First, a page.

Saturday, June 09, 2018

Sidewalks speak in the Mission

Here we have dueling messages:


Several days later, one side has painted out all ambiguity.
This does not make me happy. The newcomers in tech employment are here. They are now part of us, of San Francisco as it is today. Yes, they are frequently oblivious to who and what their infusion of cash and commerce has displaced. Sometimes that unconsciousness can be rude, racist, hateful. And more often it is just dumb insensitivity. But they are here. They are us. We, oldtimers who remain, need to interact with the new us and as much as possible come to see each other as neighbors.

The sidewalk wars seem pretty historically oblivious themselves. I've been here since 1972. For at least my first 20 years in the neighborhood, we queers were the rude, gentrifying, interlopers in the view of some of the community. Somehow, often by fighting alongside each other against police abuses and housing rip-offs, we learned to acknowledge and tolerate each other even if we remained culturally apart.

Not all the current residents are going to be driven out. Not all the techies are Mark Zuckerberg. Not all the techies are white. Neither are all the queers. We have to figure out what we can do together to make San Francisco a place where we can all live. We're stuck with each other.


Rain Trueax said...

You (as in the collective you) are there unless the laws change and people can evict those who get low rents in order to improve the units (just happening in Salem, Oregon); or until a new ballot measure enables raising property taxes to cover homelessness issues (increased by those being evicted). Seattle opted to solve that problem by a business head tax on the big guys, which may make more jobs leave it. In states without property tax increase protections, Arizona being one, our taxes went up a thousand dollars in a region of small homes, when a nearby city took over our previously unincorporated neighborhood. We can still afford it-- for now. I notice though a lot of the small homes are being bought by those who remodel them into more expensive properties. How long before the lower income families are gone, leaving South Tucson, etc. for the poor and questionable where the middle can go. For those who want to blame Trump for everything, this has been a big deal for much longer than he's had power... if he even does. I wonder sometimes how much of our system is ruled by powers we never even see. They let our elected leaders think they have power changing this or that just so long as it doesn't impact theirs-- and they don't even know what the word compassion means unless it profits them... Yes, a little cynical these days.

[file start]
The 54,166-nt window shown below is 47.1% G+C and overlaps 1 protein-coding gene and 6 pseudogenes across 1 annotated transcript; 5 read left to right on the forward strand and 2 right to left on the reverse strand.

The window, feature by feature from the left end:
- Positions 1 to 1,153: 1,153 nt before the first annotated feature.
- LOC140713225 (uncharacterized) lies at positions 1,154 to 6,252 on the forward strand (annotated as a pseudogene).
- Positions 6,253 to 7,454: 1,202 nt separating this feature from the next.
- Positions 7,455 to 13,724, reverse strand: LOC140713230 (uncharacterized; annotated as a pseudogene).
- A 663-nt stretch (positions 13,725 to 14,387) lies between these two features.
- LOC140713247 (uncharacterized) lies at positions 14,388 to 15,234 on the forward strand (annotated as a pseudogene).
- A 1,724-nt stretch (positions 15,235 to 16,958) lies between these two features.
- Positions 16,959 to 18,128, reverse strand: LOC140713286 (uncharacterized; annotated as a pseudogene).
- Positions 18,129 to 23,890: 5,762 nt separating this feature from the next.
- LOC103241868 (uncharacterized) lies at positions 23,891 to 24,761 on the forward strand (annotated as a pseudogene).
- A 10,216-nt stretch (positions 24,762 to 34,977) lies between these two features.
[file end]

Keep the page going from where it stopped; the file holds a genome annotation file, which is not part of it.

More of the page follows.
Joared said...

Homelessness is increasingly everywhere as we see here in northeastern Los Angeles County — most obvious in numbers the past ten years. Some of the attraction here, I think, is weather allowing comfortable outdoor living. A concerted community effort is made to provide assistance, but many reject. Too many necessitating law enforcement intervention seem to be either self-medicating with various drugs, including alcohol, or probably need medication. Increased physical and mental health services are likely needed, if the individuals will agree to accept.

Rain might be interested in reading journalist Jeff Sharlet’s 2009 book “the Family” regarding secret power, not limited to just the U.S.

Rain Trueax said...

Like East Indies, Joared. The Rothchilds. We have no idea who really calls the shots in the world-- and it's not new. Just sad for the poorest who have suffered for it :(

George Waite said...

There is no god.

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